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Featured News, News

Softball Secures #3 Seed in NCAA Division II Championship; Faces #6 Merrimack on Thursday at Molloy College

INDIANAPOLIS, Ind. – The Caldwell University softball team earned the #3 seed in the NCAA Division II Championship and will be part of the East Region 2 hosted by Molloy College. The Central Atlantic Collegiate Conference Champions secured the conference’s automatic bid and will take on #6 Merrimack College in the opening round on Thursday, May 11 at 2:30 pm. The Cougars enter the tournament at 44-13 overall and will be making their tenth consecutive appearance in the NCAA Tournament.

Caldwell takes on the #6 seed Merrimack College in their opening game on Thursday at 2:30 pm. Host and #2 seed Molloy faces #7 seed NYIT at noon. The winners will advance in the winner’s bracket to Friday’s game at 11 am. The teams that lose on Thursday will play an elimination game on Friday at 1:30 pm. The full schedule with times is listed below.

The Cougars enter the NCAA Division II Championship with a 44-13 mark. Caldwell won the CACC Regular Season title with a 25-1 record and won their seventh CACC Tournament Championship this past weekend. CACC Player of the Year junior Marisa Monasseri (Monroe, N.J.) leads the Cougars with a .507 batting average with 11 homeruns, 11 doubles, 65 RBI and .808 slugging percentage. First Team All-CACC senior Lauren Frye (Jupiter, Fla.) is second on the team with average at .428 with a team-best 77 hits along with 12 doubles this season.

In the other half of the region, East Region 1 will be hosted by Adelphi University and features the top seed Adelphi along with #4 University of New Haven, #5 Mercy College and #8 Wilmington University.

Here’s the complete schedule for this week’s tournament.

2017 NCAA Division II East Region Softball Tournament

East 2 Regional Schedule (Double Elimination)
Host: Molloy College, Rockville Centre, NY
Thursday, May 11
Game 1: #2 Molloy vs. #7 NYIT – 12:00 pm
Game 2: #3 Caldwell vs. #6 Merrimack – 2:30 pm
Friday, May 12
Game 3: Winner of Game 1 vs. Winner of Game 2 – 11:00 am
Game 4: Loser of Game 1 vs. Loser of Game 2 – 1:30 pm
Game 5: Winner Game 4 vs. Loser of Game 3 – 4:00 pm
Saturday, May 13
Game 6: Winner Game 3 vs. Winner Game 5 – 12:00 pm
Game 7: If Necessary – 2:30 pm

East 1 Regional Schedule (Double Elimination)
Host: Adelphi University, Garden City, NY
Thursday, May 11
Game 1: #1 Adelphi vs. #8 Wilmington Molloy – 12:00 pm
Game 2: #4 New Haven vs. #5 Mercy – 2:30 pm
Friday, May 12
Game 3: Winner Game 1 vs Winner Game 2 – 11:00 am
Game 4: Loser Game 1 vs. Loser Game 2 – 1:30 pm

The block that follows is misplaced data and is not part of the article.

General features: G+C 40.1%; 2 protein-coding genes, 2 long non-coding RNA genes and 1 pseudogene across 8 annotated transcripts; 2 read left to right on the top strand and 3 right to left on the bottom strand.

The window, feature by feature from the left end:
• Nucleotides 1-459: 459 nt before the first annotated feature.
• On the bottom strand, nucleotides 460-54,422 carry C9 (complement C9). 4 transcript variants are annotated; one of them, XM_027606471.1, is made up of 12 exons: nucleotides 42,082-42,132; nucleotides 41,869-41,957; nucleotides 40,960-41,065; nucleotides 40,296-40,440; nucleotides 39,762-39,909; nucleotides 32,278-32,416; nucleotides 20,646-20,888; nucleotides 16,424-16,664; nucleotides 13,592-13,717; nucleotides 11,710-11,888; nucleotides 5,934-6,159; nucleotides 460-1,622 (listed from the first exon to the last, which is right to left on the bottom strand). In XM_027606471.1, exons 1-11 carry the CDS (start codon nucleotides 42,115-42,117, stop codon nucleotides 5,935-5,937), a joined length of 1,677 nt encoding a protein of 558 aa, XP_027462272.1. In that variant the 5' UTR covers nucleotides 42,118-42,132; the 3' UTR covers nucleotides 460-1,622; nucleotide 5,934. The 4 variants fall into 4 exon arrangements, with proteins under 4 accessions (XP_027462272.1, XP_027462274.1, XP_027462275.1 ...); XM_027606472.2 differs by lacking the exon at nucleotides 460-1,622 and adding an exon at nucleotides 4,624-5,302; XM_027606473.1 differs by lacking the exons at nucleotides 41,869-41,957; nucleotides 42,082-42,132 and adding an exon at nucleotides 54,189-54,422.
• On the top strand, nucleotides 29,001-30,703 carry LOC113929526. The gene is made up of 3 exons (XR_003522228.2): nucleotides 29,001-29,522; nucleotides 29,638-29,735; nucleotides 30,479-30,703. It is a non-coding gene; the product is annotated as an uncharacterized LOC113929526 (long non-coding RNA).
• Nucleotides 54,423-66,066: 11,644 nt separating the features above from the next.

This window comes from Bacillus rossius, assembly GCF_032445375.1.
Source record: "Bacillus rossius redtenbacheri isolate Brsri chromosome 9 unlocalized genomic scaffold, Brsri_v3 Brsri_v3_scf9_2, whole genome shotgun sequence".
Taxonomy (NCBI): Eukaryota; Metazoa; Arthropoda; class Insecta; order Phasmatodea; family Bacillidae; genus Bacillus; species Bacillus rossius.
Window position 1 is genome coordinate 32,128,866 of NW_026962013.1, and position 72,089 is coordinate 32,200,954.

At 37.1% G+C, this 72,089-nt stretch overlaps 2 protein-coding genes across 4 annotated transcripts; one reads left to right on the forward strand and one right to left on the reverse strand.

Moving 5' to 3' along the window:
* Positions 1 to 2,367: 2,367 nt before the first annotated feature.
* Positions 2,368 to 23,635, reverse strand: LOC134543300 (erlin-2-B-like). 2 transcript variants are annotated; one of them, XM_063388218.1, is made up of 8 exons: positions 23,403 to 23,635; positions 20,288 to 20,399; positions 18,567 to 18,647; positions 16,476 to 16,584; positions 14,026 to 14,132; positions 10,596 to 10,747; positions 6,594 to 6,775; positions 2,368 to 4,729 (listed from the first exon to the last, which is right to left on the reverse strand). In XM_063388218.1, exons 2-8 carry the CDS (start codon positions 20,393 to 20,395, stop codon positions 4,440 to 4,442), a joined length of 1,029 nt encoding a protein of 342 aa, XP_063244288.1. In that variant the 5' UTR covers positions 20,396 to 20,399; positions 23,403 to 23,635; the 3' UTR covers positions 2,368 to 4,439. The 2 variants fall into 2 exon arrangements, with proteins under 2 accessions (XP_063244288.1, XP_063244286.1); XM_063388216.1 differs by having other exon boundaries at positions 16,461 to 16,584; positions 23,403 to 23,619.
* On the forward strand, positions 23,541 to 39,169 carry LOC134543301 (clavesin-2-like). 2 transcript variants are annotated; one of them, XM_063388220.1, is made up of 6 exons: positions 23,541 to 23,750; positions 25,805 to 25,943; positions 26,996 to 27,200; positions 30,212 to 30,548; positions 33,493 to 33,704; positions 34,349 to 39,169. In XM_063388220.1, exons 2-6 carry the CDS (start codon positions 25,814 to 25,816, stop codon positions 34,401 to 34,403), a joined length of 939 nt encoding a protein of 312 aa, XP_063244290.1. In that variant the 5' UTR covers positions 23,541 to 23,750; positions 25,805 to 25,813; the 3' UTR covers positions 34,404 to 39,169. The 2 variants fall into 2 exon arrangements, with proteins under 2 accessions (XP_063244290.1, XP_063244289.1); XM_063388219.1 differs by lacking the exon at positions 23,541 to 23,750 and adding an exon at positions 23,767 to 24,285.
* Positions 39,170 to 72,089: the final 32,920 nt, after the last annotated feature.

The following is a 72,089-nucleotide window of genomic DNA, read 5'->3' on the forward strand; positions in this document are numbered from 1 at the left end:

Game 5: Winner Game 4 vs. Loser Game 3 – 4:00 pm
Saturday, May 13
Game 6: Winner Game 3 vs. Winner Game 5 – 12:00 pm
Game 7: If Necessary – 2:30 pm

Alumni News, Featured News, News

Alumna Tanya Freeman Honored as Family Lawyer of the Year

Caldwell, N.J., May 10, 2017– Caldwell University alumna Tanya Freeman, a partner at Weiner Law Group in Parsippany, New Jersey, was honored as Family Lawyer of the Year by the Hudson County Bar Association on April 18 at Liberty House.

Freeman, who has represented professional athletes, television personalities and other high-profile celebrities, fondly remembers her days studying political science at Caldwell. She returned to school as a mother with six children and as a full-time employee at Blue Cross Blue Shield of New Jersey. “I really invented myself in my late 30s, and it started at Caldwell. It was so good for my kids to see that Mommy went back.” She still proudly hangs in her office the plaque she received for earning the highest grade point average in the Political Science Department.

Before entering the legal world, Freeman led audit teams for over a decade. She was licensed to practice law in New York and New Jersey in 2012 after graduating cum laude from Touro Law Center. In 2014, Gov. Chris Christie appointed Freeman to the board of directors of University Hospital in Newark, where she chairs the Governance, Ethics and Legal committee. The Thomson Reuters list of New Jersey Super Lawyers named her a “rising star” for two consecutive years. She was also elected to the board of trustees of the Hudson County Bar Association in 2016.

Freeman recalls how she was inspired to start studying at Caldwell. While working for Blue Cross Blue Shield, she was staffing a career fair booth in Caldwell’s cafeteria and decided to look into enrolling. She was 60 credits shy of her undergraduate degree. Soon she was attending classes and was on her way to gaining her bachelor’s degree. “I’m still friends with my Caldwell classmates,” she says.

As a divorce lawyer, she tells her clients her story so they know that that no matter what their age or state in life there is great hope and that they too can take the steps to reinvent themselves.

 

Library, News

Finals Week @ the Library!

The Jennings Library has a lot of activities planned to help you survive the stress of finals. We’ll be open extended hours starting Wednesday May 10. Beginning Sunday May 14, hot drinks will be available after 7 p.m. Free massages will be in the Library Monday 5/15 and Tuesday Tuesday 5/16- 11 am-2 pm.

Come join us!

If you can’t make it in, don’t forget that the Library’s databases and ebooks are available 24/7 (on and off-campus) through the links on the Library’s homepage. Reference Librarians are just a click away if you need research or citation help — simply click on the “Ask Us” button on the Library homepage and we’ll answer your questions by chat or e-mail as soon as we can.